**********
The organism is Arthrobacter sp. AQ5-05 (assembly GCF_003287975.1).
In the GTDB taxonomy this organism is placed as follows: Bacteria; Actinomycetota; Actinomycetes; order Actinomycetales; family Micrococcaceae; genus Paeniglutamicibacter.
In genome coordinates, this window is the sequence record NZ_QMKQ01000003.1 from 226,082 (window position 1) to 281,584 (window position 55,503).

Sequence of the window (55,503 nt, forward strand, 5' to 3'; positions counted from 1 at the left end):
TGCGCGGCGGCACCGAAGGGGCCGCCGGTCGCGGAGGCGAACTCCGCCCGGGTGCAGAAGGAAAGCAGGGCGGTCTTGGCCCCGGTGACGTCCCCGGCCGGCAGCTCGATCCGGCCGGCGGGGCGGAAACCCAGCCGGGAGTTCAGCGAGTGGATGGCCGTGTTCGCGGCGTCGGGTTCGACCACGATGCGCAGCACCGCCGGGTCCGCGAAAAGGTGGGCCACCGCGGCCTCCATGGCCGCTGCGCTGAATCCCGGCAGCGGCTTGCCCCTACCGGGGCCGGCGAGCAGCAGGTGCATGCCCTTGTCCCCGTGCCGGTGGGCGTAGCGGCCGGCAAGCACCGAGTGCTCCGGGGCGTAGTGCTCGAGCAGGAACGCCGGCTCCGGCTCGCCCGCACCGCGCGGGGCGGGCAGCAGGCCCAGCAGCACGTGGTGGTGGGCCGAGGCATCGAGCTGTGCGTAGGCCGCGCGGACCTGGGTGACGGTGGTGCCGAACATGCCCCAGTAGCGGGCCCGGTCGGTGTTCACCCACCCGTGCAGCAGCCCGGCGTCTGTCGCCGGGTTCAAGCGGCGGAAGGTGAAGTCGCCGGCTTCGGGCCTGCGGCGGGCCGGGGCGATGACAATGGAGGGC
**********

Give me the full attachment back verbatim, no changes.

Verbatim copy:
The organism is Arthrobacter sp. AQ5-05 (assembly GCF_003287975.1).
In the GTDB taxonomy this organism is placed as follows: Bacteria; Actinomycetota; Actinomycetes; order Actinomycetales; family Micrococcaceae; genus Paeniglutamicibacter.
In genome coordinates, this window is the sequence record NZ_QMKQ01000003.1 from 226,082 (window position 1) to 281,584 (window position 55,503).

Sequence of the window (55,503 nt, forward strand, 5' to 3'; positions counted from 1 at the left end):
TGCGCGGCGGCACCGAAGGGGCCGCCGGTCGCGGAGGCGAACTCCGCCCGGGTGCAGAAGGAAAGCAGGGCGGTCTTGGCCCCGGTGACGTCCCCGGCCGGCAGCTCGATCCGGCCGGCGGGGCGGAAACCCAGCCGGGAGTTCAGCGAGTGGATGGCCGTGTTCGCGGCGTCGGGTTCGACCACGATGCGCAGCACCGCCGGGTCCGCGAAAAGGTGGGCCACCGCGGCCTCCATGGCCGCTGCGCTGAATCCCGGCAGCGGCTTGCCCCTACCGGGGCCGGCGAGCAGCAGGTGCATGCCCTTGTCCCCGTGCCGGTGGGCGTAGCGGCCGGCAAGCACCGAGTGCTCCGGGGCGTAGTGCTCGAGCAGGAACGCCGGCTCCGGCTCGCCCGCACCGCGCGGGGCGGGCAGCAGGCCCAGCAGCACGTGGTGGTGGGCCGAGGCATCGAGCTGTGCGTAGGCCGCGCGGACCTGGGTGACGGTGGTGCCGAACATGCCCCAGTAGCGGGCCCGGTCGGTGTTCACCCACCCGTGCAGCAGCCCGGCGTCTGTCGCCGGGTTCAAGCGGCGGAAGGTGAAGTCGCCGGCTTCGGGCCTGCGGCGGGCCGGGGCGATGACAATGGAGGGC